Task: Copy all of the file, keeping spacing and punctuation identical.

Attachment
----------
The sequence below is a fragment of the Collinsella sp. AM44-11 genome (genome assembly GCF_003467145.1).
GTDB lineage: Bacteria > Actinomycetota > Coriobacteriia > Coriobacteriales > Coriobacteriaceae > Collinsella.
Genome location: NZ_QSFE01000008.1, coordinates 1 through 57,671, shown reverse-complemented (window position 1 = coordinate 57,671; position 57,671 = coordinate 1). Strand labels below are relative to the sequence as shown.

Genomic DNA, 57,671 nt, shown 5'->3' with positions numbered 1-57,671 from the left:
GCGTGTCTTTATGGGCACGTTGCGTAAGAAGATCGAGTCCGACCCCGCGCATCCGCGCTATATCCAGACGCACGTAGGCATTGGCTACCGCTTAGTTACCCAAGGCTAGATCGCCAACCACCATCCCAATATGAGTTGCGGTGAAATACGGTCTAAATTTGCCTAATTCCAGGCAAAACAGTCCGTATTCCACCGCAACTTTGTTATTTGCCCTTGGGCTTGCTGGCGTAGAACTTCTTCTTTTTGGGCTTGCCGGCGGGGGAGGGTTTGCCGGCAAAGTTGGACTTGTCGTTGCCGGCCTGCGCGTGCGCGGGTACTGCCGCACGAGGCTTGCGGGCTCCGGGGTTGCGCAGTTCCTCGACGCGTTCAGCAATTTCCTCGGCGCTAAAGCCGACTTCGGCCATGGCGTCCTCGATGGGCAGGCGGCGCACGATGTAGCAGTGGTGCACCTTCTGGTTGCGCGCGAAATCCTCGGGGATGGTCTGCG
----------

The sequence below is a fragment of the Collinsella sp. AM44-11 genome (genome assembly GCF_003467145.1).
GTDB lineage: Bacteria > Actinomycetota > Coriobacteriia > Coriobacteriales > Coriobacteriaceae > Collinsella.
Genome location: NZ_QSFE01000008.1, coordinates 1 through 57,671, shown reverse-complemented (window position 1 = coordinate 57,671; position 57,671 = coordinate 1). Strand labels below are relative to the sequence as shown.

Genomic DNA, 57,671 nt, shown 5'->3' with positions numbered 1-57,671 from the left:
GCGTGTCTTTATGGGCACGTTGCGTAAGAAGATCGAGTCCGACCCCGCGCATCCGCGCTATATCCAGACGCACGTAGGCATTGGCTACCGCTTAGTTACCCAAGGCTAGATCGCCAACCACCATCCCAATATGAGTTGCGGTGAAATACGGTCTAAATTTGCCTAATTCCAGGCAAAACAGTCCGTATTCCACCGCAACTTTGTTATTTGCCCTTGGGCTTGCTGGCGTAGAACTTCTTCTTTTTGGGCTTGCCGGCGGGGGAGGGTTTGCCGGCAAAGTTGGACTTGTCGTTGCCGGCCTGCGCGTGCGCGGGTACTGCCGCACGAGGCTTGCGGGCTCCGGGGTTGCGCAGTTCCTCGACGCGTTCAGCAATTTCCTCGGCGCTAAAGCCGACTTCGGCCATGGCGTCCTCGATGGGCAGGCGGCGCACGATGTAGCAGTGGTGCACCTTCTGGTTGCGCGCGAAATCCTCGGGGATGGTCTGCG